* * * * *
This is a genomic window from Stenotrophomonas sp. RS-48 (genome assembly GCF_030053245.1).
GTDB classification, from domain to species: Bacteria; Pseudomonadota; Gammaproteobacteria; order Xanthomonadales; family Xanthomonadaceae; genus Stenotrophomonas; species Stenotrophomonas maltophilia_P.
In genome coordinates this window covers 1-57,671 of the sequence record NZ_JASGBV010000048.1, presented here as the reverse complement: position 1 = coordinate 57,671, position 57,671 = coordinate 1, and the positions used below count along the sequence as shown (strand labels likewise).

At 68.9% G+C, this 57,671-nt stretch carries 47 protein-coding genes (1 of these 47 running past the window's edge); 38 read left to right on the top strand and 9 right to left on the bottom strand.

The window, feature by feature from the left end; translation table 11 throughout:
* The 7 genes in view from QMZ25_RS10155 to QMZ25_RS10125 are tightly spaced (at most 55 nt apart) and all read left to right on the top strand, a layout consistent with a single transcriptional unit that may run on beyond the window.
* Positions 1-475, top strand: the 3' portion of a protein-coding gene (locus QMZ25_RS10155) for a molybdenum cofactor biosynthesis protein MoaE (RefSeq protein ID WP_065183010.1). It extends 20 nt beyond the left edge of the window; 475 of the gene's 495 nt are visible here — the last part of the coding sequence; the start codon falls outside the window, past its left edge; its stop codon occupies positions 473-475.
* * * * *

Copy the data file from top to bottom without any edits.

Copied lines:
This is a genomic window from Stenotrophomonas sp. RS-48 (genome assembly GCF_030053245.1).
GTDB classification, from domain to species: Bacteria; Pseudomonadota; Gammaproteobacteria; order Xanthomonadales; family Xanthomonadaceae; genus Stenotrophomonas; species Stenotrophomonas maltophilia_P.
In genome coordinates this window covers 1-57,671 of the sequence record NZ_JASGBV010000048.1, presented here as the reverse complement: position 1 = coordinate 57,671, position 57,671 = coordinate 1, and the positions used below count along the sequence as shown (strand labels likewise).

At 68.9% G+C, this 57,671-nt stretch carries 47 protein-coding genes (1 of these 47 running past the window's edge); 38 read left to right on the top strand and 9 right to left on the bottom strand.

The window, feature by feature from the left end; translation table 11 throughout:
* The 7 genes in view from QMZ25_RS10155 to QMZ25_RS10125 are tightly spaced (at most 55 nt apart) and all read left to right on the top strand, a layout consistent with a single transcriptional unit that may run on beyond the window.
* Positions 1-475, top strand: the 3' portion of a protein-coding gene (locus QMZ25_RS10155) for a molybdenum cofactor biosynthesis protein MoaE (RefSeq protein ID WP_065183010.1). It extends 20 nt beyond the left edge of the window; 475 of the gene's 495 nt are visible here — the last part of the coding sequence; the start codon falls outside the window, past its left edge; its stop codon occupies positions 473-475.